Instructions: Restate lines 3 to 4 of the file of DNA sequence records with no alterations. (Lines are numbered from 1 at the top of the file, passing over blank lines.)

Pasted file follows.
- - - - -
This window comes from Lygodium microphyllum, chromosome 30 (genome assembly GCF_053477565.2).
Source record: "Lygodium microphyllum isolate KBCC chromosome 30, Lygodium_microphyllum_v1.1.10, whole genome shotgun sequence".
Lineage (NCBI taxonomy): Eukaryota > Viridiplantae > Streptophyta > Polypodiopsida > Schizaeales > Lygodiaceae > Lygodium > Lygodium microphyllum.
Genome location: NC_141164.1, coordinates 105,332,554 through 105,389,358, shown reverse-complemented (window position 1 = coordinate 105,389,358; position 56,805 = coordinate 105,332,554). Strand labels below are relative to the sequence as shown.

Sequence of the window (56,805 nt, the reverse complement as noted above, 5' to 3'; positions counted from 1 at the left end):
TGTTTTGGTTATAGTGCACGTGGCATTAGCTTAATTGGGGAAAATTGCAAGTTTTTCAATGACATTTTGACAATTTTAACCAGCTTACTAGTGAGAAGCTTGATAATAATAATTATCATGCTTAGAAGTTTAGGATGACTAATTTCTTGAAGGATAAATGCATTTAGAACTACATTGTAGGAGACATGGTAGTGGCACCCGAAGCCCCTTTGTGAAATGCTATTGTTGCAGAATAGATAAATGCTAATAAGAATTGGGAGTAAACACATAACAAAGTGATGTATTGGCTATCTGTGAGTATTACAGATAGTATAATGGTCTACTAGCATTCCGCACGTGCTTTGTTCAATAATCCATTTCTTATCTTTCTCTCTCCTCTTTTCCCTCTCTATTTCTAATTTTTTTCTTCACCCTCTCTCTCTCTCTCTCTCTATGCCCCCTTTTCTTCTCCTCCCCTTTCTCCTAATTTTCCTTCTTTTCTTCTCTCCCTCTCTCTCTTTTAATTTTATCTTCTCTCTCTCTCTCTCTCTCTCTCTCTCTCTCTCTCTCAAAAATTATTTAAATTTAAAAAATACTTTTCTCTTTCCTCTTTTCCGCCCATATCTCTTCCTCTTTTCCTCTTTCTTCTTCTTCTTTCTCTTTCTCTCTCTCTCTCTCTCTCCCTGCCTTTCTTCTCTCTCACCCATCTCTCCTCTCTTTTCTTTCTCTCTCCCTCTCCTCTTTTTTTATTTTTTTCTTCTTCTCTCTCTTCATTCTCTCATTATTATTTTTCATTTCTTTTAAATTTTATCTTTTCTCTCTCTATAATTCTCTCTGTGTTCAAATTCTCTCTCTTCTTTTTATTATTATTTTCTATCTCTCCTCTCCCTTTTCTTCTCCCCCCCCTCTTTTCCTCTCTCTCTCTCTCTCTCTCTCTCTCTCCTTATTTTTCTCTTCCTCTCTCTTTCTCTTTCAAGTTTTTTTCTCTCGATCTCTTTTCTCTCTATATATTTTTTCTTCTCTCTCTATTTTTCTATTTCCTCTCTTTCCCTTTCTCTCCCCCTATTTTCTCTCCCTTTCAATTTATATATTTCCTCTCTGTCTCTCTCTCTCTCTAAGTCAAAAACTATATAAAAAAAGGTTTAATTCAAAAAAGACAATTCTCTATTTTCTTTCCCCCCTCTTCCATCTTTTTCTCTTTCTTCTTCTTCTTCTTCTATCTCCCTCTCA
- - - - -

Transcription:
Lineage (NCBI taxonomy): Eukaryota > Viridiplantae > Streptophyta > Polypodiopsida > Schizaeales > Lygodiaceae > Lygodium > Lygodium microphyllum.
Genome location: NC_141164.1, coordinates 105,332,554 through 105,389,358, shown reverse-complemented (window position 1 = coordinate 105,389,358; position 56,805 = coordinate 105,332,554). Strand labels below are relative to the sequence as shown.